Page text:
I recently read that a U.S. District court in Manhattan threw out a motion to dismiss a case in which accused Bloomberg of improperly recording a February 2011 earnings conference call and providing a transcript of that call to Bloomberg users.
Since I’m not a lawyer by trade, I won’t argue whether the judge was justified in his decision based on copyright law. However, as an investor relations professional with nearly two decades of experience, I will argue the validity of Bloomberg’s belief that “… if a public company discloses financial performance information to a select group of analysts, that company has a responsibility to be transparent and provide that information to everyone.”
Cursory research did not turn up a copy of the transcript in question on either StreetEvents or Seeking Alpha, so I have to assume that Swatch Group chooses not to make its conference calls available to the investing public (although they do provide substantial detail about the numbers on their website). In fairness, I don’t know how Swatch notifies investors of its earnings calls, and maybe they are more forthcoming than I believe them to be, but it seems to me that every public company has a fiduciary responsibility to update everyone, from the largest institutional investor to the smallest shareholder on Main Street, at the same time. Perhaps it’s time for Swatch to rethink its disclosure policies.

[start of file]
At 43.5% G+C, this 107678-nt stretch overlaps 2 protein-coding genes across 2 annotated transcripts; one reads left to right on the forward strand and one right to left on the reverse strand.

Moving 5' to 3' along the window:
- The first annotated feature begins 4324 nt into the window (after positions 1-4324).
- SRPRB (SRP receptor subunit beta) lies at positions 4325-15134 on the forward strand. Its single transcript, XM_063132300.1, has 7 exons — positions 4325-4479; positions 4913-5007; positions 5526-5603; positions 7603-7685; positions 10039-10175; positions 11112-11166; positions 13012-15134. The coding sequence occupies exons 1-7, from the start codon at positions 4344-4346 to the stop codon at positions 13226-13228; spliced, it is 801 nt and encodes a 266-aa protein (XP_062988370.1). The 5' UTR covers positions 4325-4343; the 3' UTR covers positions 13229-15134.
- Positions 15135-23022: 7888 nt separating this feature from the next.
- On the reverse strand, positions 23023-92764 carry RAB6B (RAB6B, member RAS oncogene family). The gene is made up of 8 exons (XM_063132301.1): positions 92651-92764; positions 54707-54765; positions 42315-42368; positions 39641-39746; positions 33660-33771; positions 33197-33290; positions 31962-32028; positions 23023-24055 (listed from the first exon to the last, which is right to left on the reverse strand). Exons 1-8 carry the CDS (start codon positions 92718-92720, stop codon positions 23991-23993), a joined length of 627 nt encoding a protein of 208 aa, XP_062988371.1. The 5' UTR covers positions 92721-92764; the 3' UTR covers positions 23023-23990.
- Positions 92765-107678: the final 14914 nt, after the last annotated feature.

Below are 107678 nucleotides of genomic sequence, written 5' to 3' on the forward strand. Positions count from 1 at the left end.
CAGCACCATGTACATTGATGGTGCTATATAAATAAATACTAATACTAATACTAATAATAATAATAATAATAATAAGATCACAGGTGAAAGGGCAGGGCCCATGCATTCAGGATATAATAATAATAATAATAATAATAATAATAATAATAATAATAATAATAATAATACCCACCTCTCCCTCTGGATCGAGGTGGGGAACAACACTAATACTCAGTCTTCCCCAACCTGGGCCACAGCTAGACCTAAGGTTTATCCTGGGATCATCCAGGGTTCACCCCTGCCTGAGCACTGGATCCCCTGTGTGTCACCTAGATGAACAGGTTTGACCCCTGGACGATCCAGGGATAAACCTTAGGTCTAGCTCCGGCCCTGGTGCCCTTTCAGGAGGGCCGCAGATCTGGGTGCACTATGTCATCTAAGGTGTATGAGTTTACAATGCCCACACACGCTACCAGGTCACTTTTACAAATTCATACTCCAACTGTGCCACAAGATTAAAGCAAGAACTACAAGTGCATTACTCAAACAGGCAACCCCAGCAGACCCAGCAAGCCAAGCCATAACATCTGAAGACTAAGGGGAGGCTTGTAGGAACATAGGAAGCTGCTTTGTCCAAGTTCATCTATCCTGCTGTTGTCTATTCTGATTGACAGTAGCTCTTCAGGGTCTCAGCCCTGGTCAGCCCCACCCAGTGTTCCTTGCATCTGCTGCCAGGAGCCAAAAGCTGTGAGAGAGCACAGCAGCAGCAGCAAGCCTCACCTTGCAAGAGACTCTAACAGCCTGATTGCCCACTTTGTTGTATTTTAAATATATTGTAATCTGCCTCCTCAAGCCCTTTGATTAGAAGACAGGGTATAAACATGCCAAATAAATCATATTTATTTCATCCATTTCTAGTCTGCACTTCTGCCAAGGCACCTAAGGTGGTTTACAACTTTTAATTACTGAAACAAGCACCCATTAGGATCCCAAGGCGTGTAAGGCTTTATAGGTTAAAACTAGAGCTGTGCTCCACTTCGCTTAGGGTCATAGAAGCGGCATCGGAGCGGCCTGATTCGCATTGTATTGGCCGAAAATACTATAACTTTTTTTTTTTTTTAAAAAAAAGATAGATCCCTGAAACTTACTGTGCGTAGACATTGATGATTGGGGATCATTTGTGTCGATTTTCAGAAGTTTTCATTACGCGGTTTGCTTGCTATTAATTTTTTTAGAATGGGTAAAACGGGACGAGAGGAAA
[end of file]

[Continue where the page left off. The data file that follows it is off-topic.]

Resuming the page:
— Laurie Berman, email@example.com